The ability to operate in dangerous areas, pull potential missions off-the-shelf, and assess the impact of attacks — these are all commonplace for air, sea, and land forces today. The goal of Plan X is to give network-warfare troops the same tools. “To get it to the point where it’s a part of routine military operations,” explains Jim Lewis, a long-time analyst of online operations at the Center for Strategic and International Studies.

Of course, many critics of U.S. policy believe the deployment of cyberweapons is already too routine. America’s online espionage campaign against Iran has been deeply controversial, both at home and abroad. The Russian government and its allies believe that cyberweapons ought to be banned by international treaty. Here in the U.S., there’s a fear that, by unleashing Stuxnet and other military-grade malware, the Obama administration legitimized such attacks as a tool of statecraft — and invited other nations to strike our fragile infrastructure.

[...]


Read the full article at: wired.com







Related Articles
Massive Cyberattack: Act 1 Of Israeli Strike On Iran?
Flame, Stuxnet Super Cyber Weapons Linked: Researchers
Expert Issues a Cyberwar Warning
Legal action must be taken against US over cyber attacks: Analyst
Iranian nuclear facilities are hit by AC/DC virus
Israel Hints at Role in New ‘Super Virus’ Spreading Across Mideast


Latest News from our Front Page

Equinox: Homicide In Kennewick
2014 09 19
Description text from Youtube: One of the most important and controversial archaeological finds ever made, Kennewick Man’s remains were dated to around 7000 BC. Found on the banks of the Colorado River, his facial structure, however, was unanimously reported not to be a Native American by all the scholars who have taken a close look at the remains... The implication ...
The Israeli exception to US foreign policy advocating gay rights
2014 09 19
From an op-ed by James Bamford in the NYTimes on his conversations with Edward Snowden (Israel’s NSA Scandal): Among his most shocking discoveries, he told me, was the fact that the N.S.A. was routinely passing along the private communications of Americans to a large and very secretive Israeli military organization known as Unit 8200. This transfer of intercepts, he said, included ...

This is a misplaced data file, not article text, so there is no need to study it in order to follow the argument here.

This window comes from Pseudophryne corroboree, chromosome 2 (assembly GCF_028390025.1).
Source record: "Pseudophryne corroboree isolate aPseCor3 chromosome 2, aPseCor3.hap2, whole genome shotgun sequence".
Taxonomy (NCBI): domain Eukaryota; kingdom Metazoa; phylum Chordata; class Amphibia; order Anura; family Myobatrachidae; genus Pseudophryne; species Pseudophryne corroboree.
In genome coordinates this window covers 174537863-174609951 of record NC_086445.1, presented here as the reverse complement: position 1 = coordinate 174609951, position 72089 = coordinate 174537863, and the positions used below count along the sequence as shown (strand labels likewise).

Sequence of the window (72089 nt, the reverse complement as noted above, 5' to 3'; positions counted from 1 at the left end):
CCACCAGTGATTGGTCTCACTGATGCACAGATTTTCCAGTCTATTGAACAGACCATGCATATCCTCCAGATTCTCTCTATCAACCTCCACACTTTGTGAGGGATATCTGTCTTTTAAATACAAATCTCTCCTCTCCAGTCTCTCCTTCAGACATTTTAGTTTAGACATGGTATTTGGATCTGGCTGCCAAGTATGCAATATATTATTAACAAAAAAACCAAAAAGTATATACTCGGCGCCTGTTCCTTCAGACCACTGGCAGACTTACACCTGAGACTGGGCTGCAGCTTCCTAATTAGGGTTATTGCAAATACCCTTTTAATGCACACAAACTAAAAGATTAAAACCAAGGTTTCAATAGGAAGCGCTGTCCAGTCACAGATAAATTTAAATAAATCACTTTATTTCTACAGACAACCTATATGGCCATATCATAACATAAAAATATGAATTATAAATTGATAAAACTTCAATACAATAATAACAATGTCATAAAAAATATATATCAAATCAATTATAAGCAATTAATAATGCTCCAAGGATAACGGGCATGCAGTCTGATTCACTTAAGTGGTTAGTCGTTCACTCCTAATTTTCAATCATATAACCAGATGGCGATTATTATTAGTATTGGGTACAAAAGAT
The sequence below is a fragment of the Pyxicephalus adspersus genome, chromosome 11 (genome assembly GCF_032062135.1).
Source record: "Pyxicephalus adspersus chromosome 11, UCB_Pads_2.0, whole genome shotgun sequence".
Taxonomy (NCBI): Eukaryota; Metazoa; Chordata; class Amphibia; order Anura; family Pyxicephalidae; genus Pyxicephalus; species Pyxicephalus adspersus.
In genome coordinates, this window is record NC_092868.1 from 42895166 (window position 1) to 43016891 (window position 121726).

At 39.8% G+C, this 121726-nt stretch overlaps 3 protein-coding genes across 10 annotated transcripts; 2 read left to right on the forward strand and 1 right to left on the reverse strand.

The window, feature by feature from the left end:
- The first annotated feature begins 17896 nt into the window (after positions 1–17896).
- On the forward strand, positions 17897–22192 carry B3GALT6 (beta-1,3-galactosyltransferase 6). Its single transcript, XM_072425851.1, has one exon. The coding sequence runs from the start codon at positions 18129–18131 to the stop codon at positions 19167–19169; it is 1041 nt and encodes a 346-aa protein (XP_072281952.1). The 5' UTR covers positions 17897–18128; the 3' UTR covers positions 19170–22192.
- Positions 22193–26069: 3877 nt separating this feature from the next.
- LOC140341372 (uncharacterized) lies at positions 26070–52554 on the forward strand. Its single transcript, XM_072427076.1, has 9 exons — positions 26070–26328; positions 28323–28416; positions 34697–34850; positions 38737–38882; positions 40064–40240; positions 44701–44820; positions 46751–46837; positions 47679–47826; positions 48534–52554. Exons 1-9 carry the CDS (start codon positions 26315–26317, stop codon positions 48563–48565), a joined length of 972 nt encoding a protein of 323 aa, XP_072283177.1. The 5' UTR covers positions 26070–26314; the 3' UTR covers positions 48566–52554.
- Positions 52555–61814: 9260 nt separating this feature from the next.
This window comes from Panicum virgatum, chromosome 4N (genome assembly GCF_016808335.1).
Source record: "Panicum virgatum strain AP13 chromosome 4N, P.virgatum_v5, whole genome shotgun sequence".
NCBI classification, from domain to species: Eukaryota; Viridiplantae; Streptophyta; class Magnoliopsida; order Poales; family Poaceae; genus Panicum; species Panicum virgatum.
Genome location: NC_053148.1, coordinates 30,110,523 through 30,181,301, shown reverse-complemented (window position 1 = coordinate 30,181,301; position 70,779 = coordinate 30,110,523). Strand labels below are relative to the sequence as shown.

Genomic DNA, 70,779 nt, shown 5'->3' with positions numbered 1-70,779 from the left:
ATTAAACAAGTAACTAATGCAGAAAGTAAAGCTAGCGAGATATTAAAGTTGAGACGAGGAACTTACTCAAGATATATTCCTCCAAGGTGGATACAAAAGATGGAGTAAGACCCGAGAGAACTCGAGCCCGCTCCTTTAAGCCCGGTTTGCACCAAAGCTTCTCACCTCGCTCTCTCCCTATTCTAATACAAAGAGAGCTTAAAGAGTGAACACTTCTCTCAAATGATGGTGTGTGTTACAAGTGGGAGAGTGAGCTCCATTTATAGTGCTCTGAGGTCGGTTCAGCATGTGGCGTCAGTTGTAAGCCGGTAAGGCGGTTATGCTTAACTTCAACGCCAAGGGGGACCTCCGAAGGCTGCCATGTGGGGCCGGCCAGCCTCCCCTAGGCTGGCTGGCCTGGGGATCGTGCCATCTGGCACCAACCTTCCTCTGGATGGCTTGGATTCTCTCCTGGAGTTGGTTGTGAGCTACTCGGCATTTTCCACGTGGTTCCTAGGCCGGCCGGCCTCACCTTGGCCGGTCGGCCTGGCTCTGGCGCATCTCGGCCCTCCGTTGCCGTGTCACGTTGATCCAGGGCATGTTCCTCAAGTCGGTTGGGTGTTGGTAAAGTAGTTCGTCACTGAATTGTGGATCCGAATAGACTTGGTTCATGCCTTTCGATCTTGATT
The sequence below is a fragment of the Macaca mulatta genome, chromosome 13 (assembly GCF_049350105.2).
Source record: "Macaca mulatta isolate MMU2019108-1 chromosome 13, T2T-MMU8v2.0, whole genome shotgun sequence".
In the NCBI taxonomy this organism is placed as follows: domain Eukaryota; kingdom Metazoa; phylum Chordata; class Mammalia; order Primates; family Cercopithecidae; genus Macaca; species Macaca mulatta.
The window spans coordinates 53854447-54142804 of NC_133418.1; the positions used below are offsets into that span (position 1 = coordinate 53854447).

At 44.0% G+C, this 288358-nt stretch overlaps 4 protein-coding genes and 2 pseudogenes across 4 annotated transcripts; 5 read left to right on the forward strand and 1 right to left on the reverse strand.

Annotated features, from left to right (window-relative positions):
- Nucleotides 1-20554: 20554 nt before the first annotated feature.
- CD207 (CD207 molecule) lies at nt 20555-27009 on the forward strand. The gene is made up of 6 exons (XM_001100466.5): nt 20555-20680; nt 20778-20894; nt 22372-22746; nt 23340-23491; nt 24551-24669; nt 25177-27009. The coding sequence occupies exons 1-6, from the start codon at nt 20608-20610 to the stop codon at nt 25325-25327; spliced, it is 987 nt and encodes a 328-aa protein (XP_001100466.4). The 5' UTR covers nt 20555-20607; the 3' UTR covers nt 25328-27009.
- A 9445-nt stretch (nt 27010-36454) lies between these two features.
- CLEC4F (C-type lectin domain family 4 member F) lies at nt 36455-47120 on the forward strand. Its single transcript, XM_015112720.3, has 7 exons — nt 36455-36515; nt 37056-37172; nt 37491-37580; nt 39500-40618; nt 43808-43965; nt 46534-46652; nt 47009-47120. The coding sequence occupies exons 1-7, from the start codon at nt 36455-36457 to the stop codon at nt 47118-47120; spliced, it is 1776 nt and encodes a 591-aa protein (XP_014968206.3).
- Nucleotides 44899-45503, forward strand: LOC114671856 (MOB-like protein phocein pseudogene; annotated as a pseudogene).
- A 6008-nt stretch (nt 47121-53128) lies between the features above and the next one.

Russia to ban Bitcoin by next spring
2014 09 19
RT, an English-language news outlet in Russia, reports that a top official with the Russian government has announced that a law will be passed banning Bitcoin’s exchange into real money by next spring because of Bitcoin’s use by criminals and terrorists. Deputy Finance Minister Aleksey Moiseev said to journalists in Moscow: “People can play with their chips, and they can call them ...
Ingraham to Zuckerberg: Time for Open Borders at Your Mansion
2014 09 19
Talk radio host Laura Ingraham re-iterated her challenge to debate Facebook co-founder and CEO Mark Zuckerberg and criticized him for securing his property while demanding the US allow illegal immigrants to remain in the country on Monday. “In the end, borders work for these guys. Right, I would not want to be on [Facebook board member] Marc Andreesen’s household staff if ...
MasterCard tests Orwellian national ID card on Nigeria
2014 09 19
The march toward enslaving the world’s population by a handful of globalist statists and corporations continues, with the latest chapter unfolding, of all places, in Nigeria, compliments of MasterCard. According to the website GovtSlaves.info, the credit card giant is rolling out a card in Africa’s most populous country that has the ability to retain all personal, health insurance, tax payment and ...
More News »